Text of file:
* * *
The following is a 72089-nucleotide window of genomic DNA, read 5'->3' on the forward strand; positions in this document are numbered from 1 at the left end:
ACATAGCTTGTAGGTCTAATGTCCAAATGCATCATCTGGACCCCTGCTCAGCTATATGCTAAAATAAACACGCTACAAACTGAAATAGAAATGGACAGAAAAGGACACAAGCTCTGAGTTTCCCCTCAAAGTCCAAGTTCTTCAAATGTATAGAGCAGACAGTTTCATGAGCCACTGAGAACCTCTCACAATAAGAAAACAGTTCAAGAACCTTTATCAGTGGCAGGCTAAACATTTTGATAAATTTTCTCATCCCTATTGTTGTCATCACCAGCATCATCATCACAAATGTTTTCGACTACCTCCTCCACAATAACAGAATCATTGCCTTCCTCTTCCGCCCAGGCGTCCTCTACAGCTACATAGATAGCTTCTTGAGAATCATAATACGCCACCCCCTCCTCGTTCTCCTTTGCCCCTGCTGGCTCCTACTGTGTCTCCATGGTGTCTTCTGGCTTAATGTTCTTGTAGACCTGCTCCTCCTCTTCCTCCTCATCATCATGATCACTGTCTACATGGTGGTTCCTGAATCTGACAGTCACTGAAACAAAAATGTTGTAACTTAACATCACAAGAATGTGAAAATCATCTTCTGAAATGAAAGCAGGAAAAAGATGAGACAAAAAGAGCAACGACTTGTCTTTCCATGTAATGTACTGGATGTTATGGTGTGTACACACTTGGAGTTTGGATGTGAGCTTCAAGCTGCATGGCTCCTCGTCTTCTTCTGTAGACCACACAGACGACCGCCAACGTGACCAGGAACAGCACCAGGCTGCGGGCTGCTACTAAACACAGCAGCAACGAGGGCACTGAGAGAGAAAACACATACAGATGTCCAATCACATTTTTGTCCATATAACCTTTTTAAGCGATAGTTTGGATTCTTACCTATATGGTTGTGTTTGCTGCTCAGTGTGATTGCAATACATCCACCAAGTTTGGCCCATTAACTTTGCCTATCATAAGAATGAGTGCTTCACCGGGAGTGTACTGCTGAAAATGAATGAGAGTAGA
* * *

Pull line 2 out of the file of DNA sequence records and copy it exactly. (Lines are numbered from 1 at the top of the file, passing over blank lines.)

ACATAGCTTGTAGGTCTAATGTCCAAATGCATCATCTGGACCCCTGCTCAGCTATATGCTAAAATAAACACGCTACAAACTGAAATAGAAATGGACAGAAAAGGACACAAGCTCTGAGTTTCCCCTCAAAGTCCAAGTTCTTCAAATGTATAGAGCAGACAGTTTCATGAGCCACTGAGAACCTCTCACAATAAGAAAACAGTTCAAGAACCTTTATCAGTGGCAGGCTAAACATTTTGATAAATTTTCTCATCCCTATTGTTGTCATCACCAGCATCATCATCACAAATGTTTTCGACTACCTCCTCCACAATAACAGAATCATTGCCTTCCTCTTCCGCCCAGGCGTCCTCTACAGCTACATAGATAGCTTCTTGAGAATCATAATACGCCACCCCCTCCTCGTTCTCCTTTGCCCCTGCTGGCTCCTACTGTGTCTCCATGGTGTCTTCTGGCTTAATGTTCTTGTAGACCTGCTCCTCCTCTTCCTCCTCATCATCATGATCACTGTCTACATGGTGGTTCCTGAATCTGACAGTCACTGAAACAAAAATGTTGTAACTTAACATCACAAGAATGTGAAAATCATCTTCTGAAATGAAAGCAGGAAAAAGATGAGACAAAAAGAGCAACGACTTGTCTTTCCATGTAATGTACTGGATGTTATGGTGTGTACACACTTGGAGTTTGGATGTGAGCTTCAAGCTGCATGGCTCCTCGTCTTCTTCTGTAGACCACACAGACGACCGCCAACGTGACCAGGAACAGCACCAGGCTGCGGGCTGCTACTAAACACAGCAGCAACGAGGGCACTGAGAGAGAAAACACATACAGATGTCCAATCACATTTTTGTCCATATAACCTTTTTAAGCGATAGTTTGGATTCTTACCTATATGGTTGTGTTTGCTGCTCAGTGTGATTGCAATACATCCACCAAGTTTGGCCCATTAACTTTGCCTATCATAAGAATGAGTGCTTCACCGGGAGTGTACTGCTGAAAATGAATGAGAGTAGA